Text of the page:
5 Examples of curveball interview questions to ask your candidates
When looking for the perfect candidate, it can be hard to know exactly what to ask.
Curveball questions are a great way to get to know your interviewee. Done right, they can provide insight into how they’ll act in the job. Done wrong, they could make your interviewee feel confused, uncomfortable and less keen about the role.
So we’ve compiled some tips and examples to ensure you make the most of the time you have with your candidates and direct brilliant curveball interview questions.
What is a curveball interview question?
A curveball question does exactly what it says. As if coming out of nowhere, a curveball question is meant to startle your candidate and get them thinking in a new way.
By putting your candidate on the spot, you’ll see how they think on their feet and deal with problems on the job.
Are curveball interview questions out of style?
Over the past few years, curveball questions have gained a bit of a bad rep. Being called everything from overused and cliche to “terrifying“, many interviewers have shied away from using curveball questions.
However, curveball questions can be a great interviewing tool. Directed to the job specification, you can see how your candidate deals with problems under pressure. Do they keep their cool and follow logic? Or do they crumble?
But it’s important that you ask the right kind of questions.
1 – Don’t be too whimsical
The idea behind curveball questions is to see how the interviewee thinks under pressure. If your curveball question is too playful – like would you rather fight two hundred mini lions or one huge moth? – it won’t help you identify your most skilled candidate or make a great impression.
While curveball questions can put people at ease, this is still an interview. You are looking for an answer that will help you better understand your candidate and how they will fit in the role.
Keep it light, but keep it professional.
2 – Give your candidate some time
With curveball questions, you want to see the way your interviewee thinks. So it’s important to give them a second to understand what you’re actually asking. Don’t rush.
Your candidate might ask a few questions in response to help work their way through their answer. Give them some time. And make sure to record their answer so you can come back to it when reviewing applications.
3 – Don’t try to be too obscure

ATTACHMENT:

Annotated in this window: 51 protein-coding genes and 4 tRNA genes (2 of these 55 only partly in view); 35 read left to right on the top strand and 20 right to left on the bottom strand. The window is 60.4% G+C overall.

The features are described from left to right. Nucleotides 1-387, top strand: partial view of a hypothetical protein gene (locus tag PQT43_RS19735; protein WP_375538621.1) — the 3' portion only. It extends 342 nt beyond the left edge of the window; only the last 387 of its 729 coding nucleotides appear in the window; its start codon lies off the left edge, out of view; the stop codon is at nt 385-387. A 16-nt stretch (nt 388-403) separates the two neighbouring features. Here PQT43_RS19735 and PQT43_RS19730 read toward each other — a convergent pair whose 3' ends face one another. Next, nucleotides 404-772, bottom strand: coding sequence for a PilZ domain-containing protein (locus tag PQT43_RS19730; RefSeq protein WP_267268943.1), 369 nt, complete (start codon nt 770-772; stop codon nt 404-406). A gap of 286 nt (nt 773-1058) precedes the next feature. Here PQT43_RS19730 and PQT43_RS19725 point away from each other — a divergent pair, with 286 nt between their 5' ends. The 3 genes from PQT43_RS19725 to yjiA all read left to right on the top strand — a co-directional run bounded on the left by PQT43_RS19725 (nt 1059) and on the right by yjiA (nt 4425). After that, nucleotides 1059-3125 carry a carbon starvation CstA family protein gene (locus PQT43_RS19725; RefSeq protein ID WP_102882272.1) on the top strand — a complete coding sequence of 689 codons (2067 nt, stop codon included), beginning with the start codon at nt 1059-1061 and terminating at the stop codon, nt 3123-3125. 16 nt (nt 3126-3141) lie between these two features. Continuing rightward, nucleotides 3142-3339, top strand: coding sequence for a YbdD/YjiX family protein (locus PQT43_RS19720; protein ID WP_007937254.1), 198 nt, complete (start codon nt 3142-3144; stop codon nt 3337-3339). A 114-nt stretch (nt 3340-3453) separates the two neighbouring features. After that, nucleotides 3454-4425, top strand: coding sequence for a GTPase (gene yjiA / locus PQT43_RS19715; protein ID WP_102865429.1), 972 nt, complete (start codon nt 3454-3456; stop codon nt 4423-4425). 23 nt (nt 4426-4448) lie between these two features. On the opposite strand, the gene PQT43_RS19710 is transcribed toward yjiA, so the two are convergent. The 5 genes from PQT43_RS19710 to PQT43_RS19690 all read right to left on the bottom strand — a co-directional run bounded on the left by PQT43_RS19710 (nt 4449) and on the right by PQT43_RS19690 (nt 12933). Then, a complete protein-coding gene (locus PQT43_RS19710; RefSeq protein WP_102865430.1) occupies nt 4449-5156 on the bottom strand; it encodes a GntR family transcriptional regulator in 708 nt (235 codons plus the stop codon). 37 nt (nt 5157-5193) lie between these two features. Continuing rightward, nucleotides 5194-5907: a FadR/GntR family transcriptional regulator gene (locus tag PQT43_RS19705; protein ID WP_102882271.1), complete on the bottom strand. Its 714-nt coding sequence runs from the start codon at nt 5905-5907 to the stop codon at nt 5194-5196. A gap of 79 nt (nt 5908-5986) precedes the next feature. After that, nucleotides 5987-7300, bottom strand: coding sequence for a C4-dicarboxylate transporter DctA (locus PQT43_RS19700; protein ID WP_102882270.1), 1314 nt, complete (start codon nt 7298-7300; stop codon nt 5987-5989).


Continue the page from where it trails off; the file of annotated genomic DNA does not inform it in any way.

You want your interviewee to be taken aback by your curveball question, but not completely stumped. Make sure your question is relevant to the role to ensure their answer helps with the hiring process.
Play with the examples that are already out there to ensure your question is one they haven’t heard before. But maintain a similar question structure so you can give your applicant the best shot possible.
5 Examples of curveball interview questions
Here are some examples of curveball interview questions to give you some inspiration.
But we would always recommend coming up with your own!
Sell me this pen.
This question is a classic curveball that’s perfect for sales and customer service roles. By picking an object next to you and asking the interviewee to sell it back to you, you’ll get an insight into how they will work on the job and sell things on a whim.
As this prompt has been used in The Wolf of Wall Street, it might be best to avoid pens and choose something random. This will keep your candidate on their toes and avoid renditions of Hollywood movie scenes.
If you could be one person for a day, who would you choose, and why?
As well as providing a great insight into the interviewee’s personality and interests, this question is perfect for socially motivated roles or roles that require a lot of dedication.
If you’re looking for someone who cares about a specific interest, test their passion by seeing whether they pick Malala Yousafzai or Kanye West.
Better yet, their reasoning will show what they value and what they seek to get out of their career.
Would you rather be liked or feared?
As long as they don’t go on a philosophical tangent, this is a great curveball question to use when interviewing for a managerial position. Plus, it’ll give you an insight into how your candidate will fit on your team.
If they immediately answer either way your candidate is probably not a good fit. No one wants a pushover or a sociopath at the office. But if they take some time to think about the benefits of each, this question will provide a great insight into your candidate’s mindset and management style.
How would you go about counting the number of skittles in a bathtub?
Coming up with a difficult mathematical problem is a great curveball question to ask at an interview where problem-solving skills are key.
You can play around with the objects being counted as long as the problem is an equally tricky one to calculate!
Rate my interviewing skills on a scale of 1 to 10, and explain your reasoning.
Questions like this are perfect for management and human resources roles.
This question isn’t just about allowing a chance for some constructive criticism from your candidate, but rather demonstrating how they would navigate difficult workplace discussions.
The last trick to curveball questions is to be kind. Your candidate might be stumped at first and ask you to repeat the question a couple of times. You might get a few questions in return, but this should be expected.
Even if they produce a funny answer, they will probably be a good fit for the role if they’ve communicated their thoughts well.
Hopefully these examples of great curveball interview questions will help you pick the right candidate for the role – or at least sift out the wrong ones!
If all goes wrong, at least you’ll hear some quirky answers which will lighten up a day of interviewing!
If you’d like more help with hiring, check out our hiring platform and our other helpful hiring guides to see if we can help.